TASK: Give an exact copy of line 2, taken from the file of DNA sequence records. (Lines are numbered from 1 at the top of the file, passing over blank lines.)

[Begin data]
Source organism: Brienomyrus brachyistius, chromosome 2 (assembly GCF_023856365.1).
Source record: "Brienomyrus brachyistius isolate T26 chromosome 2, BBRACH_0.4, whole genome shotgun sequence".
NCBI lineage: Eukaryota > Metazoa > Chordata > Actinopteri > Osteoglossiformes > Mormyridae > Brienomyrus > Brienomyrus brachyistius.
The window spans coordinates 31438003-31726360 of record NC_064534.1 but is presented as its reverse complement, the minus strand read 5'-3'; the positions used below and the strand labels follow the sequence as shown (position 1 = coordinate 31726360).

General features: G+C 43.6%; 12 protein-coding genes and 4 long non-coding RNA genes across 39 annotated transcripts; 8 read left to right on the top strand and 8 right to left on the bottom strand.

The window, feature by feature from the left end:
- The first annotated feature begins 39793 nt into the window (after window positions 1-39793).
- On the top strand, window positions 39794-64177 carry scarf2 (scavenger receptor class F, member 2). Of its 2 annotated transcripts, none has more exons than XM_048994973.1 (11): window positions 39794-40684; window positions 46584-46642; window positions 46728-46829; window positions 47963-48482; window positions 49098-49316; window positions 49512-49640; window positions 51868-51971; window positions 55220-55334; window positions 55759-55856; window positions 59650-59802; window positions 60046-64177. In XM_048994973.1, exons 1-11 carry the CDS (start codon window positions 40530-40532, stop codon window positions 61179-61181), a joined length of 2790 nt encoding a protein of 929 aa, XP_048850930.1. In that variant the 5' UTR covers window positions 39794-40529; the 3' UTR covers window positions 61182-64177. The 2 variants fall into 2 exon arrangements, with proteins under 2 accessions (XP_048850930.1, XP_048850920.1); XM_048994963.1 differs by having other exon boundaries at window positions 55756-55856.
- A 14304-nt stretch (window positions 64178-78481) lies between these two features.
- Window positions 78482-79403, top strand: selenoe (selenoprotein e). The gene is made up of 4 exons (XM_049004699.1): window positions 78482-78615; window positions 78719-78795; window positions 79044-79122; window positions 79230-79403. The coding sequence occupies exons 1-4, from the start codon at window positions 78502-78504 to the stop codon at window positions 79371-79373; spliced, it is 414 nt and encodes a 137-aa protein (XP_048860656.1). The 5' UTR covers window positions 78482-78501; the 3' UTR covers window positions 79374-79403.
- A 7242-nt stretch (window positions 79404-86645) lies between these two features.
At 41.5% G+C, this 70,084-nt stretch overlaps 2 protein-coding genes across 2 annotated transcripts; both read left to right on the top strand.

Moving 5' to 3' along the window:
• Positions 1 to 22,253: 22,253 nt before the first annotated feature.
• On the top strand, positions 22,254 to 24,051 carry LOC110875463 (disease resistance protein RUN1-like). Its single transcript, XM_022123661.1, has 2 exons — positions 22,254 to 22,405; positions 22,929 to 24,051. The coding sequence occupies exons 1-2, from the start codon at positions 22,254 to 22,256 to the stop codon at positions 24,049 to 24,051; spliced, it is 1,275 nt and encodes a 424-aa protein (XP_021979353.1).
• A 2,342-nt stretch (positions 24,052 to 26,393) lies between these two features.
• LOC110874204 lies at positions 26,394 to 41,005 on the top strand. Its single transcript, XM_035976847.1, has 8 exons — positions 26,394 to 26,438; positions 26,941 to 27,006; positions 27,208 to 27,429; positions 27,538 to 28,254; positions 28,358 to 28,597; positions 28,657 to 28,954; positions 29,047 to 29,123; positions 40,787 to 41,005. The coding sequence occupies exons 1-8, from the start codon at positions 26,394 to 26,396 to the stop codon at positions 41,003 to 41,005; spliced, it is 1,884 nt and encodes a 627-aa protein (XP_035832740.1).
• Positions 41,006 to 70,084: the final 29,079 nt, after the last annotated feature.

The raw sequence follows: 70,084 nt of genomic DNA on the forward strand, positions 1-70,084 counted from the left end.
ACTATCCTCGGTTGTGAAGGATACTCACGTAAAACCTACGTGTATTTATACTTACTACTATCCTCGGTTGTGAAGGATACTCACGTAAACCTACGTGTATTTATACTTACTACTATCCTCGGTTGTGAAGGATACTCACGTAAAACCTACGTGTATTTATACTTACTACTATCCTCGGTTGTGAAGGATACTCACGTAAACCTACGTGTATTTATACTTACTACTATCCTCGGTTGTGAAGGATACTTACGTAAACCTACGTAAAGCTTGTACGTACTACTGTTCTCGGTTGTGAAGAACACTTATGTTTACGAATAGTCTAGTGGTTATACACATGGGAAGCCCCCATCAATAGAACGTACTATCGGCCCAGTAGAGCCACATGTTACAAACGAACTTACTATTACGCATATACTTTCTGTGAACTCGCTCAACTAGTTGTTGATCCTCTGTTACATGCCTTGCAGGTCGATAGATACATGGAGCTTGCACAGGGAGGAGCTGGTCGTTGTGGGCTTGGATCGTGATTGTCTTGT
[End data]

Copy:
Source record: "Brienomyrus brachyistius isolate T26 chromosome 2, BBRACH_0.4, whole genome shotgun sequence".